xi += carry;
    if (xi >= B)
    {
      carry = xi / B;
      xi -= carry * B;
    }
    else
      carry = 0;
    x[i] = xi;
  }
}

/*
** Division of the big real x by the integer d
**  Like school division with carry management
*/
void Div(long n, long* x, long d)
{
  long carry = 0, xi, q, i;
  for (i = 0; i < n; i++)
  {
    xi    = x[i] + carry * B;
    q     = xi / d;
    carry = xi - q * d;
    x[i]  = q;
  }  
}

/*
** Print the big real x
*/
void Print(long n, long* x)
{
  long i;
  printf("%ld.", x[0]);
  for (i = 1; i < n; i++)
    printf("%04ld", x[i]);
  printf("\n");
}

/*
** Computation of the constant sqrt(2)
*/
int main(void)
{
  long NbDigits = 200000, size = 1 + NbDigits / LB;
  long* r2 = malloc(size * sizeof(long));
  long* uk = malloc(size * sizeof(long));
  long k = 1;
  /*
  ** Formula used:
  **    sqrt(2) = (239/169)*1/sqrt(1-1/57122)
  ** and
  **   1/sqrt(1-x) = 1+(1/2)x+(1.3)/(2.4)x^2+(1.3.5)/(2.4.6)x^3+...
  */
  SetToInteger(size, r2, 1); /* r2 = 1 */
  SetToInteger(size, uk, 1); /* uk = 1 */
  while (!IsZero(size, uk))
  {
    Div(size, uk, 57122); /* uk = u(k-1)/57122 * (2k-1)/(2k) */
    Div(size, uk, 2 * k);
    Mul(size, uk, 2 * k - 1);
    Add(size, r2, uk);    /* r2 = r2+uk */
    k++;
  }
  Mul(size, r2, 239);
  Div(size, r2, 169);  /* r2 = (239/169)*r2 */

  Print(size, r2);     /* Print out of sqrt(2) */

  free(r2);
  free(uk);

  return 0;
}

It takes about a minute to calculate 200,000 digits of sqrt(2).

Note, however, at 200,000 digits the last 11 digits produced are incorrect due to the accumulated rounding errors and you need to run it for 200,012 digits if you want 200,000 correct digits.

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Here is the code for your question which using GNU GMP library. The code will print 1000 digits of sqrt(2), increase the number in the lines with comment to satisfy your request.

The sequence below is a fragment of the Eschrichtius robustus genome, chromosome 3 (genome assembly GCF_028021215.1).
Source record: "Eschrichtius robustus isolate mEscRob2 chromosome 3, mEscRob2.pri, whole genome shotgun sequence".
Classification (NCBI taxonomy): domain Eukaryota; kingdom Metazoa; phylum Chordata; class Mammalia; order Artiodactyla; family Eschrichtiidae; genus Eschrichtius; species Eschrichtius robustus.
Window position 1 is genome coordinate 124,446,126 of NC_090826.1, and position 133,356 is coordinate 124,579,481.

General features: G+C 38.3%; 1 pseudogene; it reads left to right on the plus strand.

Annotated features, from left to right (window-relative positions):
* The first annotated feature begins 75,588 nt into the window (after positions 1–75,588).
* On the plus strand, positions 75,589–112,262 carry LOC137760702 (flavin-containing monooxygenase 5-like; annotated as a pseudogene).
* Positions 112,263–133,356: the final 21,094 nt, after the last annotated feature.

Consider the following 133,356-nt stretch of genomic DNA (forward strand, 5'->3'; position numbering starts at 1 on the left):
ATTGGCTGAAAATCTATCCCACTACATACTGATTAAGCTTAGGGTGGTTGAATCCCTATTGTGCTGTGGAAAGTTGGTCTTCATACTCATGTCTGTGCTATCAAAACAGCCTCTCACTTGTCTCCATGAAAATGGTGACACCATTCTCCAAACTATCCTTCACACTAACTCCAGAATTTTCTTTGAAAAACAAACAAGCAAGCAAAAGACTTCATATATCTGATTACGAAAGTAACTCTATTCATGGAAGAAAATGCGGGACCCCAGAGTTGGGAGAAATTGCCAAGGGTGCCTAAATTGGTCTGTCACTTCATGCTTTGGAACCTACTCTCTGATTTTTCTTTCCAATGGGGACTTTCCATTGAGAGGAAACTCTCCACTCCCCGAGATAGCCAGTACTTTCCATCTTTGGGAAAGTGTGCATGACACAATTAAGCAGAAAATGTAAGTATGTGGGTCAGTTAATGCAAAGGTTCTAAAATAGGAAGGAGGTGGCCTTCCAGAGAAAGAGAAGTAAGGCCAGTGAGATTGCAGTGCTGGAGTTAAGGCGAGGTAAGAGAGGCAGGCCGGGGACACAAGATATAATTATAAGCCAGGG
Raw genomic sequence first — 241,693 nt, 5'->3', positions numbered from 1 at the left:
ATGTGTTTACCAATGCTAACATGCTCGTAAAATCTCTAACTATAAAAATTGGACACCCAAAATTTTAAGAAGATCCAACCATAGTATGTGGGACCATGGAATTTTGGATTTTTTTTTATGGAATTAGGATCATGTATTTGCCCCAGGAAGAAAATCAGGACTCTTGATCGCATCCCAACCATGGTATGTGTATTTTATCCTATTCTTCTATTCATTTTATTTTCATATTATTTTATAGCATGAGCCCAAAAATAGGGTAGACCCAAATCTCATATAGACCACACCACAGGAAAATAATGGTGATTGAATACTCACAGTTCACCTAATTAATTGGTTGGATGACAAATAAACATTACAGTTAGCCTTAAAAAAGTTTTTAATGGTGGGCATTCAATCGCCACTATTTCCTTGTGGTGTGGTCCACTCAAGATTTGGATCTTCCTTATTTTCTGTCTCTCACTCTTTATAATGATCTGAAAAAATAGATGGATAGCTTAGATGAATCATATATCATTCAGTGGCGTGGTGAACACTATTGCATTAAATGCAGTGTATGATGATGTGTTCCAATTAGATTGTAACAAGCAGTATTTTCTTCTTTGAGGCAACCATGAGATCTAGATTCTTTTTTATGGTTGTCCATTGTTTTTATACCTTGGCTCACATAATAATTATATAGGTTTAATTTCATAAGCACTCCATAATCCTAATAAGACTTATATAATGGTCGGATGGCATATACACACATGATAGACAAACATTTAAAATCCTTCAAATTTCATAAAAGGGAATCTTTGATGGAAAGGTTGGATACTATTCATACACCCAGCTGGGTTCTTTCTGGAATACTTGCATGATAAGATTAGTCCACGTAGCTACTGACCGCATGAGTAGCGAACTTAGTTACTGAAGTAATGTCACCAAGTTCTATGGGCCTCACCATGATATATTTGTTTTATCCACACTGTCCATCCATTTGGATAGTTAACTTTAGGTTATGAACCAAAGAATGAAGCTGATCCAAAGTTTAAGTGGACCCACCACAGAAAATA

#include <stdio.h>
#include <gmp.h>

int main(int argc, char *argv[])
{
  mpf_t res,two;
  mpf_set_default_prec(1000000); // Increase this number.
  mpf_init(res);
  mpf_init(two);
  mpf_set_str(two, "2", 10);
  mpf_sqrt (res, two); 
  gmp_printf("%.1000Ff\n\n", res); // increase this number.
  return 0;
}

Please compile it with the following command:

$gcc gmp.c  -lgmp -lm -O0 -g3
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The example you give is accurate in so far as the precision of double arithmetic goes, this is the highest precision most C++ compilers use. In general computers are not tooled to do higher precision calculation. If this is homework of some sort then I suspect you are required to figure out an algorithm for calculating - you need to keep you own array of digits in some way to keep all the precision that you need. If you have some real-world application you should definitely use a high precision library specifically made to do this sort of arithmetic (GMP is a good open-source possibility) - this is a complicated wheel that doesn't need reinventing.

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I would suggest to look at http://www.apfloat.org/apfloat/ it is fast and free, and as per their benchmark calculating one million digits of pi takes less than half a minute with an Athlon XP computer.